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R: My father could have bought a half of on Franklin Street for fifty

dollars, but he didn't have intelligence enough to, or you know.....Not exactly,

they were not thinking, you know, about money. But if they would have thought about

money, it would have, they would have owned half of Franklin Street. Fifty dollars

for the lot.

M: Where, what'd your father do it Tampa? As far as, well, let's hear first, what did

your father do in Havana?

R: My father went to Havana in 1889. He left Spain when he was twenty years old. And he

came to Havana in 1889. And then as I said, you know, he came here in 1901. By tugboat.

And we live here ever since. Outside from me going to Chicago but the rest of the

family, they live here most of their lives.

M: Now, how do you know so much about Las Villas?

R: Eh?

M: How do you know about Las Villas?

R: Garcia?

M: No, Las Villas in Asturias.

R: What do I know about it?

M: Yeah, I mean, but how, did you liv-e there as a young boy?

R: I, I live there in my grandmother's house.

M: Okay, but you were born in Havana.

R: I was born in Havana. And my father got married in Havana and my mother was born

there. But my grandmother was born in the Canary Islands

M: Right, right,right. But when did you live in Spain?

R: In Spain?
M: Yeah.

R: When did I live in, wait. Now I went to Spain in 1915, and we live there for t.o

years in that little town. In -ha. little town as I said, if there were

there were too many. There was about four hundred people ..





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M: Okay, I've got my chronology okay. Was your father a cigar maker?

R: Ch, yeah.

M: How did he learn the trade?

R: That was the main, that was the main way of making your living right here in this town

up to about 1920. Right here in Wes- Tampa alone there was about ten or twelve ci-ar

factories. Some of them used to employ oh, five hundred people. There was few of

them made. Few but, an outsider and in New York City, the same. It was hardly no other

kind of trade in this town. They used to call it the cigar city. Tampa was called the

-cigar city because it was known all over for that.

G: Didxi't they make cigars in Havana?

R: No.

G: No. What did he do in Havana?

R: .No. When I went, when I went to Spain, I was about fifteen. I was learning the trade an

my father, I got a kind of a _. He got a notion to send me to the mountains

so I went to Havana because there I had my grandmother, and my grandmother's two sister:

and they

G: In Havana.

R: They'd have a dry good store. Another one, they had what they called a bazaar

Another one have a Spanish, how you call

that, what the Spanish, small, small bank of Spain in Havana. And they were all three

well-off. Iy father used to live there. because in those days you only have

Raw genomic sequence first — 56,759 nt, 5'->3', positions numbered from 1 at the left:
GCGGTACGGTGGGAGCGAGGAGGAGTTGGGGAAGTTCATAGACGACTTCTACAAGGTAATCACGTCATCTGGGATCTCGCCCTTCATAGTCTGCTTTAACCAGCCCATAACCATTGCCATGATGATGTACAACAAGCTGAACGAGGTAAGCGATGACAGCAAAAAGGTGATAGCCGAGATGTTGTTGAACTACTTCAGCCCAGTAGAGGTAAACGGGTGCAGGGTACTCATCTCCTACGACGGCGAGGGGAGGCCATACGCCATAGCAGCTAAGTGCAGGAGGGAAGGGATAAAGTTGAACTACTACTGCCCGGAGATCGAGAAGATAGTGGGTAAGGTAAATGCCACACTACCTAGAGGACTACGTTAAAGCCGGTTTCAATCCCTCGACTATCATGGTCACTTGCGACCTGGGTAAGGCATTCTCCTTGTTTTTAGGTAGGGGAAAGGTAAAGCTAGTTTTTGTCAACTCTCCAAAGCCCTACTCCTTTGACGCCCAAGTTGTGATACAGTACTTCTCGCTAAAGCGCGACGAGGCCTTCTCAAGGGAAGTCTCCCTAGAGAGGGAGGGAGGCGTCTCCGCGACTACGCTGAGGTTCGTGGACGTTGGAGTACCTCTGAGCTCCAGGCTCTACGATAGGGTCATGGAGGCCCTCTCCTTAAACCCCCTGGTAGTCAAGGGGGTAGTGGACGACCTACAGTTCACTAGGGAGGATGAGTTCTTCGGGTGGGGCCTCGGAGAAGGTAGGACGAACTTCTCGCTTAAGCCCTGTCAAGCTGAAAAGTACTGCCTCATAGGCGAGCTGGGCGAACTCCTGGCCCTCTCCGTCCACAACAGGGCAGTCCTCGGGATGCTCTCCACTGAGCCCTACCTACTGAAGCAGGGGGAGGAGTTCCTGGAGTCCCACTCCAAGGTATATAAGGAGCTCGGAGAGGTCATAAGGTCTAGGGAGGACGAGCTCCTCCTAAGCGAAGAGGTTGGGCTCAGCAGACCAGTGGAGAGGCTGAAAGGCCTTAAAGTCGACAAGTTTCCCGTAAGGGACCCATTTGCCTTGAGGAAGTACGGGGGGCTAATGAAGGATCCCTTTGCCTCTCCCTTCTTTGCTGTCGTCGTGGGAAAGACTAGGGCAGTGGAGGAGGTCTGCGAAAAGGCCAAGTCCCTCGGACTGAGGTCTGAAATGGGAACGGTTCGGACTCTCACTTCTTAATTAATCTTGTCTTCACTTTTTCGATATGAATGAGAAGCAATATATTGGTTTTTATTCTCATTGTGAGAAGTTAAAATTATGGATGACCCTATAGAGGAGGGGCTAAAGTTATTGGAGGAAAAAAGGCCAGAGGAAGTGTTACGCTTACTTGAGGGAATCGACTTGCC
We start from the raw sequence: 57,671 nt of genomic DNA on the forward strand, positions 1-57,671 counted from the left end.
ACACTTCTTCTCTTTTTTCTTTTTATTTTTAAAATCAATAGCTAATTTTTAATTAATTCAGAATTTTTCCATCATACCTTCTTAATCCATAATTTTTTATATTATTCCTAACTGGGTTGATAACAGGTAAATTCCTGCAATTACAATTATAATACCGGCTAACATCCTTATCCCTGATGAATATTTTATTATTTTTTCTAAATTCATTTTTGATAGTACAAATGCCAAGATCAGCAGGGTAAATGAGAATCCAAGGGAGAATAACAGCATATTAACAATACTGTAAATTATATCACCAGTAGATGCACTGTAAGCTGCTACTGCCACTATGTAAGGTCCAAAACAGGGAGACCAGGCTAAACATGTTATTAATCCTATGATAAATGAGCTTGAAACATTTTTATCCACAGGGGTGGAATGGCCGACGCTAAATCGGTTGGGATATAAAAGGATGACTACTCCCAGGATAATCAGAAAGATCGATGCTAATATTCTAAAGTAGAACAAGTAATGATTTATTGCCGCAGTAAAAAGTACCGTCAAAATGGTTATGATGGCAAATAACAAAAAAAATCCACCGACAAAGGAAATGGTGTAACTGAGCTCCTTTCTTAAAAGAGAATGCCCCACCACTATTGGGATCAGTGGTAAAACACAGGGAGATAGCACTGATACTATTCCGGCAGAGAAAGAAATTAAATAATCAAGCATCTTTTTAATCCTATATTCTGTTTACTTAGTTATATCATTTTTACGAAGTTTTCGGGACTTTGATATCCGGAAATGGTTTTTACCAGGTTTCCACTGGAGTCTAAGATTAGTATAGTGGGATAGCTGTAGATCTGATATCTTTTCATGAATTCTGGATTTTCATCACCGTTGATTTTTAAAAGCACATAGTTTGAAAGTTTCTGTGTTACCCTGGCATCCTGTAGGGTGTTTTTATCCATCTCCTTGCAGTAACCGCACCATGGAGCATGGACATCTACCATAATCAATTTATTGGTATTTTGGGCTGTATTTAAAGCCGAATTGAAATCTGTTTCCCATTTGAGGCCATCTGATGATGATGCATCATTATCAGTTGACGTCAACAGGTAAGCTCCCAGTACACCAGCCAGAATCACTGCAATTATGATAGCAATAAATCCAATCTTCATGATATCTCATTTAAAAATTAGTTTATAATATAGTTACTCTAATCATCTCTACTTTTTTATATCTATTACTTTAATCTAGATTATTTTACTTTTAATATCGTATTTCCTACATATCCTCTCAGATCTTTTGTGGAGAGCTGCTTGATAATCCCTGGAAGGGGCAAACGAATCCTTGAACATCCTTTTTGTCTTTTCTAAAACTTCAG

to go to Port Tampa, get in the boat, go over there, come back next day or next week.

There was none of the tape of going or coming out of these -owns. Now you have to have

passports, and well, I don't know, I don't know about now because I have been li-ving

steady here Who can tell that easy because I go by the year.

_Only a couple of them
You know I was born in October you see.

G: October what?






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R: 16th.

G: 16. My son was born on October 16th.

R: Really.

G: Yes. yes..

M: What kind of work did your father do? Cigar maker?

R: That's all.i-

M: How did he learn, how did he learn the trade?

R: He learn in Havana.

I f: Well, how, in the cigar factory. And you know, in those days, you have to, the

apprenticeship was three years and they didn't used to pay you a cent. They only

give you room and board. In Havana. Well, that's where he learned the trade. As I said,

and then you take for instane the nineteen hundred cigar factories tried to come to

Tampa. And for, oh, for about twenty years, he was known all over the United States

Tampa make cigars famous. Cause, in those days it was all hand-made. It was no machine,

no nothing.

R: Um hm. And what type of work did he do with cigars?

M: Well, as you know, when you do it by hand, you do all, the whole thing you do it by

hand. He never became a seledore?

R: There is no there is no molds, there is nothing. Now, of course they don't,

thereis no handmade now. Everything is made by machine.

M: Did he ever become a selector or a buncher?

R: Well, yes. He proceeded to take the crafters. They are the ones that find the cigars

and select it, you know, by color and by braids and then, that is a fact

and then the selectors select. you know because is done

by a selector. But now everything is done mechanically you see. And

you have to learn to take piece by piece and mold it in your hand until it was, it was

kind of, don't think that it took, it took pretty long to learn the trade. For that

very reason they used to, took three years right here and then the manufacturers





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R: were Spanish and they were the cheapest, bfitcctT men there is. They never give

out presents or nothing free. They were not that kind of people took over the hrade

and they were more generous. They used to be the ....._ or ....... but the

Spaniards, the only thing they used to do is hire you maybe when you need it most. But
ernn p)97?e
they were really, they were very, a very bad 4 very bad.

M: Did your father belong to Central BetnrTiT de Havana?

R: Well, he me into Central Ea i o because he belonged to the Central

Es1tdia n in Havana, cause you know those Centrals in Havana, they are very well

you know, they are what you call mutual

M: Mutual aid..

R: Mutual societies. Just- t_help the ones who need it. Just imagine for the dollar

a month you used to get the hospital and the doctor, everything. Even here, unusual.

A dollar and a half a month, you used to get medical care, hospital if you were there